The assumption underlying licensing requirements is that members of the regulated profession need a higher level of specialized education and expertise than is possessed by lay persons to practice the profession competently. The issue of whether a licensed professional has met or departed from the standard of care applicable to his or her profession generally can be answered only through expert testimony.
Cases Where a Party Seeks to Become Licensed
If an agency has denied a license or certification, the applicant has the burden to show that he or she is qualified and should have been issued the license or certification. Because the person does not have a license or certification, he or she will not be able to testify credibly as an expert.
If the denial is based on the applicant’s lack of expertise or experience, the applicant might want to present a licensed or certified expert’s testimony that the applicant in fact possesses the requisite experience or expertise.
If the agency has denied the license because of concerns about the applicant’s character, for example, due to a prior criminal conviction, the applicant may be able to show rehabilitation through character witnesses. Character witnesses need not be experts because good character and credibility are matters considered to be within the experience and expertise of lay persons.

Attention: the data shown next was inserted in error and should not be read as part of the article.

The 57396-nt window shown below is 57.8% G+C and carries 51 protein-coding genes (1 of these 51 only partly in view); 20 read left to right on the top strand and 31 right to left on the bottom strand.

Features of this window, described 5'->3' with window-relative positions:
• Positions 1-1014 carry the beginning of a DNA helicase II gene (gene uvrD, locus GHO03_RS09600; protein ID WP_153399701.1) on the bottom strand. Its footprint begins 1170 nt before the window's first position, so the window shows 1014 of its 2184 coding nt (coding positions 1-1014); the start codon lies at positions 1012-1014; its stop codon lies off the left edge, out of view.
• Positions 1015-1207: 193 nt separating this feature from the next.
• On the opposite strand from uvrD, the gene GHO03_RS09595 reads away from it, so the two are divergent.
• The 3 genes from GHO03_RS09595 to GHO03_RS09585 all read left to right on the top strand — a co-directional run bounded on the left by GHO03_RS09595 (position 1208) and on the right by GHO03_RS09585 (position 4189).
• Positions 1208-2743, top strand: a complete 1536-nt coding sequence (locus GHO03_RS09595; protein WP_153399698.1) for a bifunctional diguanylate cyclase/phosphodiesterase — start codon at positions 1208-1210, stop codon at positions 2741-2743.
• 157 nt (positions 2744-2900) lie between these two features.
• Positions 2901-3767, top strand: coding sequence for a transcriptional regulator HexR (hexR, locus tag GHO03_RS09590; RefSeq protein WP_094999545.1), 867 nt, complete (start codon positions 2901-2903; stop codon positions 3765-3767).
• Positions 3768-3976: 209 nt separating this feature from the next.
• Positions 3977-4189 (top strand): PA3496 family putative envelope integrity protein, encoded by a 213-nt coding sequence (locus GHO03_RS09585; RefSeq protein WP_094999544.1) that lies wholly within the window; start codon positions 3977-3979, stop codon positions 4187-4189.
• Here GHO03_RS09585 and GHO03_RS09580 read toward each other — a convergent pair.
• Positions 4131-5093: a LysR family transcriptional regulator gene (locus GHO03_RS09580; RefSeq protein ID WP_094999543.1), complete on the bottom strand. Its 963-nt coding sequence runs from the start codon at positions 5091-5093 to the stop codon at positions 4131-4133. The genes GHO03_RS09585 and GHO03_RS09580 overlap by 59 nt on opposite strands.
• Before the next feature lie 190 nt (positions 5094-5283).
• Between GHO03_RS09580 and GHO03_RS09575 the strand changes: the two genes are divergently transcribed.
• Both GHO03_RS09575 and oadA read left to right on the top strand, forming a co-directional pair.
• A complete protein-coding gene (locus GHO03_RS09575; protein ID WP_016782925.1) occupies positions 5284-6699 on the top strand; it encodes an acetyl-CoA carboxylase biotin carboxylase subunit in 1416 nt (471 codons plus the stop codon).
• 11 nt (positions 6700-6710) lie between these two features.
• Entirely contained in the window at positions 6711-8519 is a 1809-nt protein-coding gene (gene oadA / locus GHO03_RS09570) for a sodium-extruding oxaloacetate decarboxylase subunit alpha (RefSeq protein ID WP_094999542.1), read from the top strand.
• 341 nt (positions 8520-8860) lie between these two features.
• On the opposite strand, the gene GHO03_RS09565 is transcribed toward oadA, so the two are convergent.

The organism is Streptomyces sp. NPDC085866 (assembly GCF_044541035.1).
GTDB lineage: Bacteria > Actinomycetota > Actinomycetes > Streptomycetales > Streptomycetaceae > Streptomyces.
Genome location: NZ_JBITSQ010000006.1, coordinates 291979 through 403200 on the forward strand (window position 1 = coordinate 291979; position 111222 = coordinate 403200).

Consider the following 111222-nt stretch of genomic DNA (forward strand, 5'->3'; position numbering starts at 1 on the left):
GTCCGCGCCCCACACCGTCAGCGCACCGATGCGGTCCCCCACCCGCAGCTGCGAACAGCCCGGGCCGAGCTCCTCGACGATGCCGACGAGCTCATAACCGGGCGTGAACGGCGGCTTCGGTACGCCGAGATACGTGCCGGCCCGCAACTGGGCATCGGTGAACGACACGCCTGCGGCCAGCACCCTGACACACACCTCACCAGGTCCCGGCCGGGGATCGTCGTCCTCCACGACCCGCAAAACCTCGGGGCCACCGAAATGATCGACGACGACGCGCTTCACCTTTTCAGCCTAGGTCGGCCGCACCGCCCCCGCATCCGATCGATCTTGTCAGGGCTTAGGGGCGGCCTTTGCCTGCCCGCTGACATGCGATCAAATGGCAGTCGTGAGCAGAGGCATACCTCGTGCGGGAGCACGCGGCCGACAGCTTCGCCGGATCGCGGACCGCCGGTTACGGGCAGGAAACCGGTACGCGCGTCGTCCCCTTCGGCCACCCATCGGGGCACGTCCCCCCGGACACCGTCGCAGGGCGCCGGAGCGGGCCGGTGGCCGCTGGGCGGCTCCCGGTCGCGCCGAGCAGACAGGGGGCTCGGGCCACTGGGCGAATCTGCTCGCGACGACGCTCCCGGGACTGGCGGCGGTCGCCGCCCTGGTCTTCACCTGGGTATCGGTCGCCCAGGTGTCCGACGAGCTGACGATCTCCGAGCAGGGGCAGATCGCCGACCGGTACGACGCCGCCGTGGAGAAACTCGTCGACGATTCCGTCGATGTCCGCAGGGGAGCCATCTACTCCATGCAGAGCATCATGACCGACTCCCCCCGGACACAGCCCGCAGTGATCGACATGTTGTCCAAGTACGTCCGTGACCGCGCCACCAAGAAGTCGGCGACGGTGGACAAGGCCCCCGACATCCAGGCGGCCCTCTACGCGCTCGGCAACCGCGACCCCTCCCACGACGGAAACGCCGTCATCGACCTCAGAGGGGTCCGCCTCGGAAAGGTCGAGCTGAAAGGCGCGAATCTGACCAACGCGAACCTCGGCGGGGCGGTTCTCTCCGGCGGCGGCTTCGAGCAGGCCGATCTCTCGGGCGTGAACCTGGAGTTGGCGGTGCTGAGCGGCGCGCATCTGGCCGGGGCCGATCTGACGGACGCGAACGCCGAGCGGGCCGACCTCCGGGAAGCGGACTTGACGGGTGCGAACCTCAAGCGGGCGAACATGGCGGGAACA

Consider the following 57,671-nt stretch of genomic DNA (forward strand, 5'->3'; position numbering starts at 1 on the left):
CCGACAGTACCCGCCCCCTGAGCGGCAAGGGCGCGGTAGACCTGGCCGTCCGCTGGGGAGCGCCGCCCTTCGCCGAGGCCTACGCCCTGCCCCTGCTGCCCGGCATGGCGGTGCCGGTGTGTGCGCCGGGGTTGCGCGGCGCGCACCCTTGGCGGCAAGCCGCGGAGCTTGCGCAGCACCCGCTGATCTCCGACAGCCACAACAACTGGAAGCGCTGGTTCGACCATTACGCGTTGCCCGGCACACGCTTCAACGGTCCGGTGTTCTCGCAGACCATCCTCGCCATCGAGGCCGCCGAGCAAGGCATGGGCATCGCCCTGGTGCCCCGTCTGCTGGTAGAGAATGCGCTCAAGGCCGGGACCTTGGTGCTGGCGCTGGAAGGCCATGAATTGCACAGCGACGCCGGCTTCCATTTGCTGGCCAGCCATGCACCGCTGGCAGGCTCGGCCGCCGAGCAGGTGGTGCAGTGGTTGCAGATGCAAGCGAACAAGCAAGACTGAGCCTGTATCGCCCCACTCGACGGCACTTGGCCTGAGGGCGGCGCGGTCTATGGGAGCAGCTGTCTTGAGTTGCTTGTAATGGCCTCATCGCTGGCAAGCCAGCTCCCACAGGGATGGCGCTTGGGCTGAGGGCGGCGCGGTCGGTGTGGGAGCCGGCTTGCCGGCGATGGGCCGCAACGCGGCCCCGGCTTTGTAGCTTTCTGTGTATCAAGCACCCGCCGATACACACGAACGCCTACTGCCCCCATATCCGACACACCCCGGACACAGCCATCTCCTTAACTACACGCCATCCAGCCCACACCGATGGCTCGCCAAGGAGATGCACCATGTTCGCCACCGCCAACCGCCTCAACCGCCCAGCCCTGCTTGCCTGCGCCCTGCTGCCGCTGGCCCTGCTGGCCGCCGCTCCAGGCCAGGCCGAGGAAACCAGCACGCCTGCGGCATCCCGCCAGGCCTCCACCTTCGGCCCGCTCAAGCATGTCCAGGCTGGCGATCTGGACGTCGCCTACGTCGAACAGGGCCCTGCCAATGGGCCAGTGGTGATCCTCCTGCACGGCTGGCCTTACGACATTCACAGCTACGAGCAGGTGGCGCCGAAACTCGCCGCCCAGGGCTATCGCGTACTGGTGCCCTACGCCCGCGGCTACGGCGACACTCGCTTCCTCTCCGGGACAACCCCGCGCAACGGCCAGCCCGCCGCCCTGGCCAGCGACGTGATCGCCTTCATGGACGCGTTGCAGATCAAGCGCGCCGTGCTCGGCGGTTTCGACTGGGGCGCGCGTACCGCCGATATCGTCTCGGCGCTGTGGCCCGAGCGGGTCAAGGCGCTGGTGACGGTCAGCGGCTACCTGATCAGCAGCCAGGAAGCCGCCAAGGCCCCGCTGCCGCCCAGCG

Cases Where One of the Parties Is Licensed In cases in which one of the parties holds a license or certification (is “a licensee”) he or she may testify as an expert on his or her own behalf. If a state agency (or a homeowner in many cases involving the Registrar of Contractors or the Department of Building and Fire Safety) seeks to revoke or otherwise sanction the licensee’s license, the agency or homeowner has the burden of proof to establish a departure from the applicable standard of care. If the agency or homeowner presents no expert testimony to support a departure, the claim may be dismissed.
If the ALJ finds that the departure from the applicable standard of care is so grossly apparent that a lay person could recognize it, expert testimony may not be necessary. These kinds of cases are rare, however, and an ALJ may be reluctant to agree with a lay person if a licensee testifies to the contrary.
Compliance with professional standards, like beauty, often lies in the eye of the beholder. The ALJ must base his or her decision or recommendation on matters in evidence and may not consider extraneous matters that the parties have not made part of the record. Although the ALJ may ask the witnesses questions to develop the record and support a just result, the ALJ’s questions are not evidence. Only the witnesses’ responses are evidence. The ALJ must depend on the parties to make a record which will support the ALJ’s recommendation.